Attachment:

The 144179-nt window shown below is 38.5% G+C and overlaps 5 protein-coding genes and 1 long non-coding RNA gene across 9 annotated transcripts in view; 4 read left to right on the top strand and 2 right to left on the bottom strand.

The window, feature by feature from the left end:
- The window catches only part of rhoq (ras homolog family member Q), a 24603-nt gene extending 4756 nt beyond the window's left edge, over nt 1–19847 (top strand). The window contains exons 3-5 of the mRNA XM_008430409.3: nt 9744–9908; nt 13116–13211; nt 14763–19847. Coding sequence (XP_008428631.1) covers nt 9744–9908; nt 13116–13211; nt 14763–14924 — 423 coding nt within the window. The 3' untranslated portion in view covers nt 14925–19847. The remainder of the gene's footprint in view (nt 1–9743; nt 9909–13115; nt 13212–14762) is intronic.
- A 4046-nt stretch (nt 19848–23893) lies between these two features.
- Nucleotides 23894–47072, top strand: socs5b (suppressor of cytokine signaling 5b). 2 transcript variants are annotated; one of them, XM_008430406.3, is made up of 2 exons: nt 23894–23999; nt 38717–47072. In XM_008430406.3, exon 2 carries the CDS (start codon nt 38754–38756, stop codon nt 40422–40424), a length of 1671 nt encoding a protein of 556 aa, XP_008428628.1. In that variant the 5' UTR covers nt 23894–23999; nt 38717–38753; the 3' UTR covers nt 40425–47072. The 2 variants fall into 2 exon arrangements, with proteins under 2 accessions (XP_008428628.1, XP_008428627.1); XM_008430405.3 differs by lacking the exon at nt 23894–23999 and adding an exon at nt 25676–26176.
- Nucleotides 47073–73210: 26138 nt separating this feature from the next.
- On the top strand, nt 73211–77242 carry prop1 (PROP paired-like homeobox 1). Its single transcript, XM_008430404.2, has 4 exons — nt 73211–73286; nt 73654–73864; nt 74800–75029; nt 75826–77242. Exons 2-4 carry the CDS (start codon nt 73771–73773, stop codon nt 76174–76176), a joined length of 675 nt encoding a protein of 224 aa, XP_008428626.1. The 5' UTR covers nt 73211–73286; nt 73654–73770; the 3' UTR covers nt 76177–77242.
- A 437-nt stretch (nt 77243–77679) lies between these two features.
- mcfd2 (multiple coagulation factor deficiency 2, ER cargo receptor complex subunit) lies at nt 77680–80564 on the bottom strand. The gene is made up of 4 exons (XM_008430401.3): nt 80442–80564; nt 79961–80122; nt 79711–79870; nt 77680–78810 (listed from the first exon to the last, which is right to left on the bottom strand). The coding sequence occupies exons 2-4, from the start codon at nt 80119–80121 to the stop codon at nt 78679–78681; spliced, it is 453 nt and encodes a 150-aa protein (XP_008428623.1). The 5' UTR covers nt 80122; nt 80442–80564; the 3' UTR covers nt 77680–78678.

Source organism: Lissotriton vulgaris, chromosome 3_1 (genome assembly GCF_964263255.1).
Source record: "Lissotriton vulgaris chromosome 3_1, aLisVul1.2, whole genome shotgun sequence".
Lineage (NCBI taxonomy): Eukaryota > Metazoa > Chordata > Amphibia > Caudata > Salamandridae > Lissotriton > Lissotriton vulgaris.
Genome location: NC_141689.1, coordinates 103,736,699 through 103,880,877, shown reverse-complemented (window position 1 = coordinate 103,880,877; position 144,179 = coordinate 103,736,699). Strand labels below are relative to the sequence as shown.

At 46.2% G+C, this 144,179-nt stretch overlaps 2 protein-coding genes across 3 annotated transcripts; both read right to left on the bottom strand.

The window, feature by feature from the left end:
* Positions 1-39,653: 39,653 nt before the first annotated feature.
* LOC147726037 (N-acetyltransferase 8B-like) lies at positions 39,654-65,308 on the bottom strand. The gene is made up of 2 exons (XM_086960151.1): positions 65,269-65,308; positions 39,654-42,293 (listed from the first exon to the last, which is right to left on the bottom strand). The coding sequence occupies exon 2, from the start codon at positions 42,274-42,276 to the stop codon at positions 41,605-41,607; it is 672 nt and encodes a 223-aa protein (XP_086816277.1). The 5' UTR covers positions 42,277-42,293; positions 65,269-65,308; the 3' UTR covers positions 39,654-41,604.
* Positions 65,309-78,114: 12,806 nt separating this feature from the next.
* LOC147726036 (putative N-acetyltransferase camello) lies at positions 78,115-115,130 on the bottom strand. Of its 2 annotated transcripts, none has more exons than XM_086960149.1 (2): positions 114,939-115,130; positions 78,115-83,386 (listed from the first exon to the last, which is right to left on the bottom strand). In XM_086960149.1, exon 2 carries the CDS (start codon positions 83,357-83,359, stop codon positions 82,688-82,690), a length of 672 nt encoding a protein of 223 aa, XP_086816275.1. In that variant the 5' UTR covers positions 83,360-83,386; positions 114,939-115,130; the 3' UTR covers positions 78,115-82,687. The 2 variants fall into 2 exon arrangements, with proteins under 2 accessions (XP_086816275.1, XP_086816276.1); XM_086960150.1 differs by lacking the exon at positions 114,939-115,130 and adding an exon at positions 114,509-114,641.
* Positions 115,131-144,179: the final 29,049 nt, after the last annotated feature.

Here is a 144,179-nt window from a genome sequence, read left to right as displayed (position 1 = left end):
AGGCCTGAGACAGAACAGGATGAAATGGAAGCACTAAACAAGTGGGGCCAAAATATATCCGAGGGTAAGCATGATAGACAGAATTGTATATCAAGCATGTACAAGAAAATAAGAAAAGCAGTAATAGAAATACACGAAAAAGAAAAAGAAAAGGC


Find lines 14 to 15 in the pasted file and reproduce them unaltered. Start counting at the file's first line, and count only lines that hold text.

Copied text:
At 46.2% G+C, this 144,179-nt stretch overlaps 2 protein-coding genes across 3 annotated transcripts; both read right to left on the bottom strand.

The window, feature by feature from the left end: